In contrast, the placement of ads above the fold “clearly outperforms other placements across all metrics, which shows just how important it is for advertisers to dominate that space,” says Hassler. “Advertisers must, therefore, be prepared to pay a relatively higher cost-per-click to capitalize on these high-converting clicks.”
High-converting, in this case, translates to 87% more clicks…and 92% more sales. Let the bidding wars begin!
Amazon could pose a threat to Google or Facebook ads
While Facebook and Google remain the top two places for digital advertising, there’s a possibility that Amazon could finally encroach on those spots.
According to a report by Avionos, shoppers on mobile are more likely to use the Amazon app than Google. And when they open the Amazon app to do their shopping, they’re already further down the sales funnel because they have an intent to buy.
“When consumers intend to purchase a product, 38% begin their search with Amazon, while 22% begin with Google,” the report says. “Generally consumers look to Amazon for specific purchases, whereas Google is their source for ideas.”
While this information could seem threatening to Google in terms of advertising spend, it’s doubtful that Amazon shoppers will have anywhere near the volume necessary to make a dent in Google’s estimated share of the digital ad market: 37.2%.
Facebook, on the other hand, is no stranger to controversy concerning its ad platform—and with a 19.6% share of the digital advertising market, they’re a distant second to Google. Because of this, Facebook’s position could very well be threatened by Amazon’s growth.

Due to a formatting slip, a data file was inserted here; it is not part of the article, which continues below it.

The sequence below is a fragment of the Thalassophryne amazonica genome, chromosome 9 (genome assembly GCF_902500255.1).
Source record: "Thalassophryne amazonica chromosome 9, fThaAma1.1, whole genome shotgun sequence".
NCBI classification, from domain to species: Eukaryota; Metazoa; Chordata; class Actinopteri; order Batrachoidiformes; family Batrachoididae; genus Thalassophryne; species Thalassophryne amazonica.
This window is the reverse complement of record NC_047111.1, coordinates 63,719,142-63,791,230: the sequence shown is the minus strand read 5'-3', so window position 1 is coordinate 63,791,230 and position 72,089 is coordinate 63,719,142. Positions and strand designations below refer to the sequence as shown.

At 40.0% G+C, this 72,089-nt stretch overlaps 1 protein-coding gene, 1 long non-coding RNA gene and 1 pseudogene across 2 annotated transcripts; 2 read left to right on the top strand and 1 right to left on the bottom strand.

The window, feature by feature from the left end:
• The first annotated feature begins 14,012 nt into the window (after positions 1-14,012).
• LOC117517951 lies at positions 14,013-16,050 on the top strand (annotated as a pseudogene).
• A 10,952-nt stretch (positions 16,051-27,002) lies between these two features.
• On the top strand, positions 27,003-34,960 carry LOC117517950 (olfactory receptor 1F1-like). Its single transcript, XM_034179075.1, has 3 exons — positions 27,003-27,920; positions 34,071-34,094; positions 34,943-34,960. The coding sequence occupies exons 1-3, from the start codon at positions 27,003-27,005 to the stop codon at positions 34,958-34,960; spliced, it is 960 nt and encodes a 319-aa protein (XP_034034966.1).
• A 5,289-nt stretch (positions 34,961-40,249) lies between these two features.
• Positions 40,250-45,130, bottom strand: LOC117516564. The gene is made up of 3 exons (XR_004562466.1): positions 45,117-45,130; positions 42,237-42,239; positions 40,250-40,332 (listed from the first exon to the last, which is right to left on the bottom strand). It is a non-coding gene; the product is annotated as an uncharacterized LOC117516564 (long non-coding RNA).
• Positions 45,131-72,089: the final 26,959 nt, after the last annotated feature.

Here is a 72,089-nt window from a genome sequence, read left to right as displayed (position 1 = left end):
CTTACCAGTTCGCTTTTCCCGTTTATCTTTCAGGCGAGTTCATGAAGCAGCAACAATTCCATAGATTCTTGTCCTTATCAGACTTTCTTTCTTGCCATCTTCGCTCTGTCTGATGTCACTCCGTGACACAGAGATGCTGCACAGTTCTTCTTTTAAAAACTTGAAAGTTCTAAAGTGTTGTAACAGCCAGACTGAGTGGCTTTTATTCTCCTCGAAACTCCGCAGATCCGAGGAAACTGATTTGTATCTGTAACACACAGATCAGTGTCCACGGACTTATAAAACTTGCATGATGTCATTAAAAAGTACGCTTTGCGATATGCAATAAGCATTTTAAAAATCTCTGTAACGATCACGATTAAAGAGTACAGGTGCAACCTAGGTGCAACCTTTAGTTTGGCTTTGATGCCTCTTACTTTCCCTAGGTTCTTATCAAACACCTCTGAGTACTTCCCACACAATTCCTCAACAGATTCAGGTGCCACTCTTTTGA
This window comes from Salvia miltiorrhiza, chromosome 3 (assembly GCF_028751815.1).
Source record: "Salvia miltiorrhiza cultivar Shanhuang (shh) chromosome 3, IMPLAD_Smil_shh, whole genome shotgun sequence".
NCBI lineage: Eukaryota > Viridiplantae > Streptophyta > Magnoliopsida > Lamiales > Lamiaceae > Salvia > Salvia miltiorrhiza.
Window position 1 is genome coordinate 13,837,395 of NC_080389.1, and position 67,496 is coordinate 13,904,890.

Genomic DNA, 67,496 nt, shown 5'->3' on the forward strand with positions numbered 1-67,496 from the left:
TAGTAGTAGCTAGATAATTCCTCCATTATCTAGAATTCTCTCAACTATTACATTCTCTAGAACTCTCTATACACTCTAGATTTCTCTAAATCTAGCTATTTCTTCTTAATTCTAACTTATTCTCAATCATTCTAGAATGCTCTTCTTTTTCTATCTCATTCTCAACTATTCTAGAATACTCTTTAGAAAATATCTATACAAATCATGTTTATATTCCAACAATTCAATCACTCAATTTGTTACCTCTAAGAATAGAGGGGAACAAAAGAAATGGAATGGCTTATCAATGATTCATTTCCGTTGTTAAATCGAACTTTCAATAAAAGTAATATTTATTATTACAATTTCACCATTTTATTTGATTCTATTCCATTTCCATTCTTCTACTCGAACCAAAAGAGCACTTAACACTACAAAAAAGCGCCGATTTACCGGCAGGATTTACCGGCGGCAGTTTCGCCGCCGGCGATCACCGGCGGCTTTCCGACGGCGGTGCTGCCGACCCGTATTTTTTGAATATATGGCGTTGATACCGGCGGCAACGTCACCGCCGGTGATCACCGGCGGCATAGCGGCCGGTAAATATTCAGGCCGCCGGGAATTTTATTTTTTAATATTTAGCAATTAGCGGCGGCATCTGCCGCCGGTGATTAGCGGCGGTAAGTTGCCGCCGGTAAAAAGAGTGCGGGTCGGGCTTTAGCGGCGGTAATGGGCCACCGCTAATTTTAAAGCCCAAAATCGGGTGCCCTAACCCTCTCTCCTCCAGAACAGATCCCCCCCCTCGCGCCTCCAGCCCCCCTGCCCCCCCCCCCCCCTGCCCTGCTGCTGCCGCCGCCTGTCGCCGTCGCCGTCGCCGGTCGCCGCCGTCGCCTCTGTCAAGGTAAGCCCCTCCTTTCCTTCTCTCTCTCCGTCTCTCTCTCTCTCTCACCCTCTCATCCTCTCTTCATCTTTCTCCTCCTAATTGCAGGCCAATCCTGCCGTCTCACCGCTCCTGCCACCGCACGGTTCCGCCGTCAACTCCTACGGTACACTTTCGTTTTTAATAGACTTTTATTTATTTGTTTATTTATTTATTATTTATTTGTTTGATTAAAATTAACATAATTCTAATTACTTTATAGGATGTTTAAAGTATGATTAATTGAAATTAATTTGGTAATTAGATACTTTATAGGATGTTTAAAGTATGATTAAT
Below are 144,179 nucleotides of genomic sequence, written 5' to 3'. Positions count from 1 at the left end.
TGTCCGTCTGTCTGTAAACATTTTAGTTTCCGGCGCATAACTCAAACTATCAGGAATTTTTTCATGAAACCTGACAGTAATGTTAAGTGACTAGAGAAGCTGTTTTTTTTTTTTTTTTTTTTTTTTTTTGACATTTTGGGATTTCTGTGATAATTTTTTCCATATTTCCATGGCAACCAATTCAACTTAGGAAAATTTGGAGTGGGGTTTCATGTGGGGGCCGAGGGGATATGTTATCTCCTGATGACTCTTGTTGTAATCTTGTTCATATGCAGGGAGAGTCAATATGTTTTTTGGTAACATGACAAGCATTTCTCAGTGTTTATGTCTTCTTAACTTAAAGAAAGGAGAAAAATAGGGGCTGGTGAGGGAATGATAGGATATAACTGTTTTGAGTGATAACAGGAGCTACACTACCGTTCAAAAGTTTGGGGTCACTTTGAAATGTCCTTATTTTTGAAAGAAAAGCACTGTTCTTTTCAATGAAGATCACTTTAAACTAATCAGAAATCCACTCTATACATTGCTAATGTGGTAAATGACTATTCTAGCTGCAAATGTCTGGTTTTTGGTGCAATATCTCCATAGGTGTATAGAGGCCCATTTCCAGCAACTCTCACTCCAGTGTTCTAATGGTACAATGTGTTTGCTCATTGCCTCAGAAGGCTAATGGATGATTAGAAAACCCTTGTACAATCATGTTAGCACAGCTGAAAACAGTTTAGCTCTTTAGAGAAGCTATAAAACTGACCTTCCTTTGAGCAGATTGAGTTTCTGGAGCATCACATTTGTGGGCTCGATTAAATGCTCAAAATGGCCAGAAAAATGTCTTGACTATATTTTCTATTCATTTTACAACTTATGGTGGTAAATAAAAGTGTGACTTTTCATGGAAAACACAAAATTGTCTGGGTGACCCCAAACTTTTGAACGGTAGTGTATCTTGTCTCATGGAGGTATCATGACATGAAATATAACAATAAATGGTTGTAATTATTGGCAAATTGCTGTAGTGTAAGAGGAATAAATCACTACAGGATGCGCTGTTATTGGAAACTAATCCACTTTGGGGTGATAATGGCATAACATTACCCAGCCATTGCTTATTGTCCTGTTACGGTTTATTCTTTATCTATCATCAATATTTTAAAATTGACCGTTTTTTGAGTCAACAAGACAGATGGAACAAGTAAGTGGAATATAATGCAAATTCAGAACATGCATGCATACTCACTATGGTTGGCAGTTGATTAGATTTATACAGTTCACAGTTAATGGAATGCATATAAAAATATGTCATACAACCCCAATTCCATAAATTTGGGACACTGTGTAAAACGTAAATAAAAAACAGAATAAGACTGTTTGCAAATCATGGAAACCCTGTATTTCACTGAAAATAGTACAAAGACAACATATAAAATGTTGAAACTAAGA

Will Amazon’s prime advertising real estate—and the habits of the millions of customers it reaches—be enough to bump Facebook down to third place? It’s not incredibly likely, considering the existing strength of the social giant…but stranger things have happened.
Traditional advertising could see a dip
According to the Amazon Advertising Forecast 2019 by Third Door Media, 80% of respondents who currently advertise on Amazon plan to increase their Amazon ad spend in 2019. (20% of those respondents plan to increase them by at least 50%.)
Those increased budgets have to come from somewhere. The report indicates that, while search spend is the most likely budget line to be reduced for the sake of Amazon ads, non-digital advertising is likely to take a hit as well: “Executives see Amazon as the future way to reach shoppers and are shifting spending from traditional advertising channels to cement their place with Amazon.”
This isn’t just a trend on Amazon. A report on global ad spending from eMarketer says that “by 2020, digital’s share of total advertising will near 50%,” and that “digital channels will overtake traditional mediums by 2021.”
With advertisers having to account for the greater ad spend on Amazon, it’s very likely that their traditional budgets will decrease. And considering eMarketer’s predictions, it certainly won’t be surprising to see more advertisers following suit and decreasing their traditional advertising budgets in favor of new digital opportunities.
How to Manage the Changes
The new Amazon ads landscape may be difficult to navigate, but with the right guidance, it can be a powerful tool—for big brands and small businesses alike. If you’re interested in advertising on Amazon, contact Kirkpatrick Creative today and we’ll build an Amazon advertising strategy together.